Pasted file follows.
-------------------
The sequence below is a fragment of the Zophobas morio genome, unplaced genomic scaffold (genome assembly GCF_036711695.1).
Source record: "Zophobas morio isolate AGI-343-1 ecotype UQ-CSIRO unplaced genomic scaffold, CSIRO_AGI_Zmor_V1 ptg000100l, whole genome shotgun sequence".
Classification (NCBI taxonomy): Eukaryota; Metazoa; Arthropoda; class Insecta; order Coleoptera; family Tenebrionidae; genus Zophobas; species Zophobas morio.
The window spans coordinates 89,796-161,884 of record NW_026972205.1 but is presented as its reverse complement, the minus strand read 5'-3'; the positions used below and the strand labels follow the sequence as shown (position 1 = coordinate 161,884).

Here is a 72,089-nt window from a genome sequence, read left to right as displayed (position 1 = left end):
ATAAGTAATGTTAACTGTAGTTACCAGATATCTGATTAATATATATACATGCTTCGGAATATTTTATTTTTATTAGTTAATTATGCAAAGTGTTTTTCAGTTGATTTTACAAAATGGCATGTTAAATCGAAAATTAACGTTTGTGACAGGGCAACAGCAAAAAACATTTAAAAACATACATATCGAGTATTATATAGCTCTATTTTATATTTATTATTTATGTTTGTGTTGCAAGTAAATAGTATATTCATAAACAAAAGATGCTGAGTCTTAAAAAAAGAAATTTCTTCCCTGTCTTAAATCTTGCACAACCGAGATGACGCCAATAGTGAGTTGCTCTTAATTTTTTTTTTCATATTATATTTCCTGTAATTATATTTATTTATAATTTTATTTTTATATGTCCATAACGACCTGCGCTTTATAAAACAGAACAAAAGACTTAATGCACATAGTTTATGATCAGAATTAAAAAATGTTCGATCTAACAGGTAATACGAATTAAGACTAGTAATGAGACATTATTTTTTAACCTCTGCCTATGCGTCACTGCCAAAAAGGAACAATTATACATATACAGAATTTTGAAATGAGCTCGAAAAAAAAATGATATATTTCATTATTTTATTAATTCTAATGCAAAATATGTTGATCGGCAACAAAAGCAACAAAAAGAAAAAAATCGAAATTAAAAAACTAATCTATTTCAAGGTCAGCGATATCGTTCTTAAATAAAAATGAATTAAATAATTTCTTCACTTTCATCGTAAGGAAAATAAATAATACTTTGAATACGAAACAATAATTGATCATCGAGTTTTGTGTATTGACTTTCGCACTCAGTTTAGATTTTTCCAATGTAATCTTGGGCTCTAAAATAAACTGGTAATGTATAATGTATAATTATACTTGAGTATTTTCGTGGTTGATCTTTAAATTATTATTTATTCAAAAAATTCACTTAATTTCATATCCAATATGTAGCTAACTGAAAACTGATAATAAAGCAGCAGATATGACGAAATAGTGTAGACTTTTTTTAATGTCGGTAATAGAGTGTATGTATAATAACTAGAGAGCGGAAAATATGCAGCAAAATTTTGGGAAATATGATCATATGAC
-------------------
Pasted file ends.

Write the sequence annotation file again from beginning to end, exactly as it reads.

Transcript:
The sequence below is a fragment of the Zophobas morio genome, unplaced genomic scaffold (genome assembly GCF_036711695.1).
Source record: "Zophobas morio isolate AGI-343-1 ecotype UQ-CSIRO unplaced genomic scaffold, CSIRO_AGI_Zmor_V1 ptg000100l, whole genome shotgun sequence".
Classification (NCBI taxonomy): Eukaryota; Metazoa; Arthropoda; class Insecta; order Coleoptera; family Tenebrionidae; genus Zophobas; species Zophobas morio.
The window spans coordinates 89,796-161,884 of record NW_026972205.1 but is presented as its reverse complement, the minus strand read 5'-3'; the positions used below and the strand labels follow the sequence as shown (position 1 = coordinate 161,884).

Here is a 72,089-nt window from a genome sequence, read left to right as displayed (position 1 = left end):
ATAAGTAATGTTAACTGTAGTTACCAGATATCTGATTAATATATATACATGCTTCGGAATATTTTATTTTTATTAGTTAATTATGCAAAGTGTTTTTCAGTTGATTTTACAAAATGGCATGTTAAATCGAAAATTAACGTTTGTGACAGGGCAACAGCAAAAAACATTTAAAAACATACATATCGAGTATTATATAGCTCTATTTTATATTTATTATTTATGTTTGTGTTGCAAGTAAATAGTATATTCATAAACAAAAGATGCTGAGTCTTAAAAAAAGAAATTTCTTCCCTGTCTTAAATCTTGCACAACCGAGATGACGCCAATAGTGAGTTGCTCTTAATTTTTTTTTTCATATTATATTTCCTGTAATTATATTTATTTATAATTTTATTTTTATATGTCCATAACGACCTGCGCTTTATAAAACAGAACAAAAGACTTAATGCACATAGTTTATGATCAGAATTAAAAAATGTTCGATCTAACAGGTAATACGAATTAAGACTAGTAATGAGACATTATTTTTTAACCTCTGCCTATGCGTCACTGCCAAAAAGGAACAATTATACATATACAGAATTTTGAAATGAGCTCGAAAAAAAAATGATATATTTCATTATTTTATTAATTCTAATGCAAAATATGTTGATCGGCAACAAAAGCAACAAAAAGAAAAAAATCGAAATTAAAAAACTAATCTATTTCAAGGTCAGCGATATCGTTCTTAAATAAAAATGAATTAAATAATTTCTTCACTTTCATCGTAAGGAAAATAAATAATACTTTGAATACGAAACAATAATTGATCATCGAGTTTTGTGTATTGACTTTCGCACTCAGTTTAGATTTTTCCAATGTAATCTTGGGCTCTAAAATAAACTGGTAATGTATAATGTATAATTATACTTGAGTATTTTCGTGGTTGATCTTTAAATTATTATTTATTCAAAAAATTCACTTAATTTCATATCCAATATGTAGCTAACTGAAAACTGATAATAAAGCAGCAGATATGACGAAATAGTGTAGACTTTTTTTAATGTCGGTAATAGAGTGTATGTATAATAACTAGAGAGCGGAAAATATGCAGCAAAATTTTGGGAAATATGATCATATGAC